ln -s ../if-up.d/ssh-protection
This HOWTO describes the steps required to setup your RedHat (well any Linux distro) firewall to forward the port used by gtk-gnutella to a machine on your internal network. This is useful because it allows your gtk-gnutella client to behave in a non firewalled mode and thus more of the gnutella network is available to you. In particular, other machines that are behind firewalls that can handle push requests will become available to you.
Port forwarding is a feature of the IPTables system. It allows one computer to forward connections made to it so that another computer can actually process the request. If you want a very simple metaphor you can think of it as mail forwarding. Each computer has a number of addresses called ports, and IPTables allows (among other things) connections to these ports to be sent to another computer. The most common use of port forwarding that I am aware of is allowing servers to run on machines that would normally be hidden behind a firewall.
I am going to assume that you are using the default firewall script that comes with RedHat or whatever distribution you are running. My system is currently running RedHat 8.0 (heh, not anymore). And I am using a firewall script called rc.firewall-2.4. You should be able to find it in your /etc/rc.d directory. If you don't find it it may be that I had to install it and just don't remember. :) You can search for rc.firewall-2.4 on Google and find many copies.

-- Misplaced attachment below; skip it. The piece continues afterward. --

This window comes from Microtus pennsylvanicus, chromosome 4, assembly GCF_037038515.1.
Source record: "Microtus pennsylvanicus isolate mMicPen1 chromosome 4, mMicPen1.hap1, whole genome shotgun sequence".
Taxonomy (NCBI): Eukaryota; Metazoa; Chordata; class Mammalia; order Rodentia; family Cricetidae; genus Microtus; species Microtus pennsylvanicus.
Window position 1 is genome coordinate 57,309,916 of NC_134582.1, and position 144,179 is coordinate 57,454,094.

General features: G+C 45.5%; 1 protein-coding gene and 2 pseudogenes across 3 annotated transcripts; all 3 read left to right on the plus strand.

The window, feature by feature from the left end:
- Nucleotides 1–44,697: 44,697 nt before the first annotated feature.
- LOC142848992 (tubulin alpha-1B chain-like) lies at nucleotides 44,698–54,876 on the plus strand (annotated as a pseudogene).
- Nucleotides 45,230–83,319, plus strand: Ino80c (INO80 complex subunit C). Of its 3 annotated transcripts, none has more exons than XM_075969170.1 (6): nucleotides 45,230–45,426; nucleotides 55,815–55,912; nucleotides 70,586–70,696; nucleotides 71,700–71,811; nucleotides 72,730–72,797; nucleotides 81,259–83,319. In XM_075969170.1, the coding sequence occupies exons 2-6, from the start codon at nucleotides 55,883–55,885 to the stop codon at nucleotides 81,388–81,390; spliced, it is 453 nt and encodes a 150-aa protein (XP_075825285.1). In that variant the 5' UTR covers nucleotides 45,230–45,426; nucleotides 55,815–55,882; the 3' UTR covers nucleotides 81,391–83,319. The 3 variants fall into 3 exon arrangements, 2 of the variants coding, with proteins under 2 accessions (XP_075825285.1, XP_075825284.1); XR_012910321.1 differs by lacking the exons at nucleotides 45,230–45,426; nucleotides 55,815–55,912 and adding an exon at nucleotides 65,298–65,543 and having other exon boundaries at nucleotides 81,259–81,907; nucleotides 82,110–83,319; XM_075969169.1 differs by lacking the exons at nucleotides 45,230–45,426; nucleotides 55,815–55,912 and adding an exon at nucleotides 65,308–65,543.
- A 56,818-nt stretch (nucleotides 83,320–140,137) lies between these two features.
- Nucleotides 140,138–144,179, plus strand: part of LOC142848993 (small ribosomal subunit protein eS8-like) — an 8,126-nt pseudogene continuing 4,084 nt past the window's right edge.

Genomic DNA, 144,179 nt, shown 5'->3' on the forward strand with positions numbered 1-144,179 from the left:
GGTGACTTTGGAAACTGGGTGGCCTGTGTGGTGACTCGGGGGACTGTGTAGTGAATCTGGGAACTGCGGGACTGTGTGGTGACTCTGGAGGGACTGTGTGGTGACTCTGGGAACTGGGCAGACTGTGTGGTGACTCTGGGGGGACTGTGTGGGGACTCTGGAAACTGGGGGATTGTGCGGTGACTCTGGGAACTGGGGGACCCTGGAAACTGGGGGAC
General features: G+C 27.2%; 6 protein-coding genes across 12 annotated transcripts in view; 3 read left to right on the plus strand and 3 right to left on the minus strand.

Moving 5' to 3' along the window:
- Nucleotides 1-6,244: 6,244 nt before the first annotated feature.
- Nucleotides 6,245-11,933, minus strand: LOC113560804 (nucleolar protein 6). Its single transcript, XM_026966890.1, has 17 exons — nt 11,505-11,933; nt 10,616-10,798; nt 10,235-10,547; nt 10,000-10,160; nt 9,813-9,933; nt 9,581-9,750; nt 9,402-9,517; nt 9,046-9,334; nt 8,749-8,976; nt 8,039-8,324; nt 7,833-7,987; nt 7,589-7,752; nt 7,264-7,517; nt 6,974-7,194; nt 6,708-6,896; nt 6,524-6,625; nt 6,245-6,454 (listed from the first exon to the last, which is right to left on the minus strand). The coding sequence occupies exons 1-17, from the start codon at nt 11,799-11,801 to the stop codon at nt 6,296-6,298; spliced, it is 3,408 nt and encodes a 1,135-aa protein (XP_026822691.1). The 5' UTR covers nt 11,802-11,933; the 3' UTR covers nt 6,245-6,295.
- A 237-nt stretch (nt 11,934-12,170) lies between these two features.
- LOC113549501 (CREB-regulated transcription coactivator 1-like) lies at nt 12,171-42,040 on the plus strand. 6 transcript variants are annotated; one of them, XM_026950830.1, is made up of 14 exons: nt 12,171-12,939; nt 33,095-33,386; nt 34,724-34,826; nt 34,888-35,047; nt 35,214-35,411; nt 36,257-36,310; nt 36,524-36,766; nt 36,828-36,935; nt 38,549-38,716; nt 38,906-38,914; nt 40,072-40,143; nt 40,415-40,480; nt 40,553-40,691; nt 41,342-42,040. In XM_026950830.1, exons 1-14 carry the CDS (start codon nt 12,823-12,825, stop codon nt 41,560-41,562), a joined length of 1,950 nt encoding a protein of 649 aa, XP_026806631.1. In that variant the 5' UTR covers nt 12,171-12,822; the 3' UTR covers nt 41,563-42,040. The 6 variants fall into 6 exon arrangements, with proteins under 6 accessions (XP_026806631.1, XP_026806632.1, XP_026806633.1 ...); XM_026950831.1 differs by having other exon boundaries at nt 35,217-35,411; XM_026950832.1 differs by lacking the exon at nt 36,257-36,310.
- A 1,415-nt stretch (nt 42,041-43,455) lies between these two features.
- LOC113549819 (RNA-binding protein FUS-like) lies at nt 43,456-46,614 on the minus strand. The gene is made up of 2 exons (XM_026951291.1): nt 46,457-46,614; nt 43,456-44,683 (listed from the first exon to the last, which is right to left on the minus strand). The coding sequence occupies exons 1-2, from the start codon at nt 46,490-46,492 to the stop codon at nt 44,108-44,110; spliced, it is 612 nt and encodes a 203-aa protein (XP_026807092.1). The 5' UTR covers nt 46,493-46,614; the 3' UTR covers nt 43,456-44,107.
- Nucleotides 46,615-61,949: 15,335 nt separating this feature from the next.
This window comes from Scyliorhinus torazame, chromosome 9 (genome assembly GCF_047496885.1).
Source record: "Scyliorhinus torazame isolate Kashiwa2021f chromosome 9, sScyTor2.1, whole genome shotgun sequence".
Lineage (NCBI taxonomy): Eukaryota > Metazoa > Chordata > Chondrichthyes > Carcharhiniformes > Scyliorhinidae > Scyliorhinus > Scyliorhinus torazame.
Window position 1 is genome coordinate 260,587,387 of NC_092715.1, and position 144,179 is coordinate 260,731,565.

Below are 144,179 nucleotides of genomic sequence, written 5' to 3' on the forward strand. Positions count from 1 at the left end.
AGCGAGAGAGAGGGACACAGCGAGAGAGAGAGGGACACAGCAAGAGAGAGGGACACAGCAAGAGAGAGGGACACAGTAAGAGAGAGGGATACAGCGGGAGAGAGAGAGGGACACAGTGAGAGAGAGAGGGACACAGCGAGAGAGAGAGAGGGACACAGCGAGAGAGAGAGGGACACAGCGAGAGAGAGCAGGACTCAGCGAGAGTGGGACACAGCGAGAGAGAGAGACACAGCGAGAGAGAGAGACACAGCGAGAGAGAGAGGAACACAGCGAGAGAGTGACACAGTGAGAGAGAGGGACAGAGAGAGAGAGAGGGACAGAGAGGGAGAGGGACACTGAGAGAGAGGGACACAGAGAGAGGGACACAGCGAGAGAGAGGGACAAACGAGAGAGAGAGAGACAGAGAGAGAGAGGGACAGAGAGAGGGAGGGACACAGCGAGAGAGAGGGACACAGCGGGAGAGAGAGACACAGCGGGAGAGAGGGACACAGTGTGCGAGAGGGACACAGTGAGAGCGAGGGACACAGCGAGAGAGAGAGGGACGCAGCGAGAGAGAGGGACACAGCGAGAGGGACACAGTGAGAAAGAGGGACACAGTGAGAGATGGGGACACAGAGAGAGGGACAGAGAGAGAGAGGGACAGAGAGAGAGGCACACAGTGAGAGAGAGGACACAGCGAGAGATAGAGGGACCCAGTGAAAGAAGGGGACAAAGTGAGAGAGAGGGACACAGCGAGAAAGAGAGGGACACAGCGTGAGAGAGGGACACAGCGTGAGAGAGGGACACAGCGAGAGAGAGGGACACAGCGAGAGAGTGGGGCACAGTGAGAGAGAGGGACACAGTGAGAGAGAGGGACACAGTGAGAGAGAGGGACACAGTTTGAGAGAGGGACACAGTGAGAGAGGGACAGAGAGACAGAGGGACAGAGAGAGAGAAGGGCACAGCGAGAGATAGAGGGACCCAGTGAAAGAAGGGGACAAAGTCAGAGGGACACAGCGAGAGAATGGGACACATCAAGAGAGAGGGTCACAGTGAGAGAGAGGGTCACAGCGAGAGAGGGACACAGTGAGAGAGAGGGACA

My goal was to make gtk-gnutella work in a non-firewalled mode from within my firewalled LAN. To do this people suggested a line of the form:
$IPTABLES -t nat -I PREROUTING -p tcp -i $EXTIF --dport 6346 -j DNAT --to 192.168.0.2:6346
Where $IPTABLES is the iptables executable, $EXTIF is the external ethernet interface (I use two ethernet cards in my firewall), port 6346 is the gtk-gnutella port and 192.168.0.2 is the machine on my internal network on which I wished to run gtk-gnutella.
With the rc.firewall-2.4 script this doesn't quite work. The reason is that by default any connection that would open a new session from the outside world is dropped. This is done with the line: